There are three primary benefits to having a separate head of state.
First, the head of state performs various time-consuming ceremonial functions and so allows the head of government to concentrate on the job of governing. If there were no Governor-General, or if there were to be no President, it would be the Prime Minister or other government ministers who would be under pressure to attend all the various civic functions and international events that require recognition in the form of the presence of a senior representative of the nation. Yet when there is a memorial service for those who died on Bali, it was thought right that the Prime Minister himself attend, and I agree. And when there is political mileage to be gained by attending an event such as one, for example, to demonstrate support for Australia’s embattled farmers or those who fought the bushfires that recently savaged Canberra, the PM does not send the head of state in his place or in place of another senior minister. So we could expect that the presence of a head of state would continue to make life somewhat easier for the Prime Minister and his Cabinet; and that may be a good reason for having a head of state, but it hardly is a sufficient one.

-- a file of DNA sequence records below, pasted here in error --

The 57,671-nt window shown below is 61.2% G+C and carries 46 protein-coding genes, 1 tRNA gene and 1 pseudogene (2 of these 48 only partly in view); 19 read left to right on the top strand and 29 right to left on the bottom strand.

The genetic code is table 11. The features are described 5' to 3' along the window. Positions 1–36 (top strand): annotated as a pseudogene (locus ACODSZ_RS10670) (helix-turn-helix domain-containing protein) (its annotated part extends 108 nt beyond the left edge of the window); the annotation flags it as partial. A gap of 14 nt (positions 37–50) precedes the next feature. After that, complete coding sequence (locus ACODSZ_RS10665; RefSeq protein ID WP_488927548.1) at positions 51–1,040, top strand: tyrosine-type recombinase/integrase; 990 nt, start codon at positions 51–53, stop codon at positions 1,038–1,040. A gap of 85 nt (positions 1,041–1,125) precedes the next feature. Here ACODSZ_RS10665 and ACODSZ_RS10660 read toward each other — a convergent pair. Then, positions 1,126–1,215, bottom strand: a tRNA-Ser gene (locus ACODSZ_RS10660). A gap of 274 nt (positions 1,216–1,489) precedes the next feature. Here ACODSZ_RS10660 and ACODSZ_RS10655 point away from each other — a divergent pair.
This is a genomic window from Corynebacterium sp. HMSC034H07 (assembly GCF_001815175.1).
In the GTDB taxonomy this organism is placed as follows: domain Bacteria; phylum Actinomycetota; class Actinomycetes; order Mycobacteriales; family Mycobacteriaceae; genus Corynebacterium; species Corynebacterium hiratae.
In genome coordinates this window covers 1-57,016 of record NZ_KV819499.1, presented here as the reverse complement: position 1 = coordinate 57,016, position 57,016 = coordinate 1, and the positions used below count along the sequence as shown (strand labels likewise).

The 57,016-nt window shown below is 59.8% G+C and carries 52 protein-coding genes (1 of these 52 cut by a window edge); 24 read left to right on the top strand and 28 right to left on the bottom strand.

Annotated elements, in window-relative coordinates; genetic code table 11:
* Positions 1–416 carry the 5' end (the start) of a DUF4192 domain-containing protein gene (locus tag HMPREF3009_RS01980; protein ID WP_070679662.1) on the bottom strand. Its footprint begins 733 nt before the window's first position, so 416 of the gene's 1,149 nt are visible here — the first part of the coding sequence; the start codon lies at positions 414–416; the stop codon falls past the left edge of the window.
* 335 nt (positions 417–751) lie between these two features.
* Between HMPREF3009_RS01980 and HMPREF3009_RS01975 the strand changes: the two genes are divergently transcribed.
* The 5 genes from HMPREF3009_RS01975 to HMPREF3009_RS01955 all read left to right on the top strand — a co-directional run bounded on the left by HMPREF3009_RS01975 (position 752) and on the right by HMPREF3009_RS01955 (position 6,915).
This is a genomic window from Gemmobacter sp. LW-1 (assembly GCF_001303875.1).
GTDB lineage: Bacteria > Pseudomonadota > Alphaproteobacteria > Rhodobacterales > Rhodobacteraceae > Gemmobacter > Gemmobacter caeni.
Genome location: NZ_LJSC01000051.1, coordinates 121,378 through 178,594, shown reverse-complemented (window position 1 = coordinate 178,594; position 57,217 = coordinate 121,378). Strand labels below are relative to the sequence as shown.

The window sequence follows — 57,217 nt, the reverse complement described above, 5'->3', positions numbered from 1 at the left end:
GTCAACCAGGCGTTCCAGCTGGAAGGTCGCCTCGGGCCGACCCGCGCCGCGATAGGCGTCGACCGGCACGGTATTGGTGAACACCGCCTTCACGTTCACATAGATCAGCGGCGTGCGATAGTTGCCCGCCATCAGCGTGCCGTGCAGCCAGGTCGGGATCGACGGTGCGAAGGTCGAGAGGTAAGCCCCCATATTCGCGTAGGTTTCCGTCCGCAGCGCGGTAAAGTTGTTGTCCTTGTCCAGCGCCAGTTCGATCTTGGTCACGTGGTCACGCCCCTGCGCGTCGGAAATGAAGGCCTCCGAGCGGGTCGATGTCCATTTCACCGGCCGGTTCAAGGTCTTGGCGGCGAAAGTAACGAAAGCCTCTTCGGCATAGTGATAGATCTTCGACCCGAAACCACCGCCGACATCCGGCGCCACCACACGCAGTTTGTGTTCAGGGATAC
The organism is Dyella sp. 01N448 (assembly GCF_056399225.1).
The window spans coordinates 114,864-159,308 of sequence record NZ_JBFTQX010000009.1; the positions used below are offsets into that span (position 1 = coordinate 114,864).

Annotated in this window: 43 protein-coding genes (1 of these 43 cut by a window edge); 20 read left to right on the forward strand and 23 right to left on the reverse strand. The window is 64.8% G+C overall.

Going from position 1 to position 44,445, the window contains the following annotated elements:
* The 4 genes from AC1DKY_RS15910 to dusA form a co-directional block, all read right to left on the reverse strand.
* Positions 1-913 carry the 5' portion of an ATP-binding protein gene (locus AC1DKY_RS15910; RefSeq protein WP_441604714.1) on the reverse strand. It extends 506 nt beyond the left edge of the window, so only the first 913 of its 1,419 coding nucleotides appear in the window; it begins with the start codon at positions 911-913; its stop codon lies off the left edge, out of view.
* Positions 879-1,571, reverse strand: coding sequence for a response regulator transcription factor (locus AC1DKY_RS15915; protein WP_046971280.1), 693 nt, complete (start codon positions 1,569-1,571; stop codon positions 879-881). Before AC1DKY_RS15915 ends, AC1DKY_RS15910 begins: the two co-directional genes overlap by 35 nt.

Second, the head of state can stand as a symbol of the nation, a figure of special legitimacy who transcends the cut and thrust of the political arena. The best example, of course, is the Queen. But an Australian President would not necessarily enjoy the same respect and deference. Imagine if the President were to be elected by the Parliament with no direct public participation in the choice—which, as I have said, would be my preference. Would the person selected automatically rise in the public’s estimation to become someone accepted as the spokesperson for the nation, much less an embodiment
of all that is best about the Australian people? That would depend very much on the personal characteristics of the person chosen; his elevation to the status of national symbol, alongside the emu and the kangaroo, certainly would not be an inevitable consequence of having been chosen by Australia’s most respected class, its politicians. On the other hand, imagine that the President is elected. If it is to be a meaningful election, then there must be a choice. And if it is a meaningful choice, we can expect that at least 40 percent or more of Australians will have voted for someone else. Do we expect those Australians to accept the President as speaking for and representing them, as symbolising their nation, even though they voted against him or her?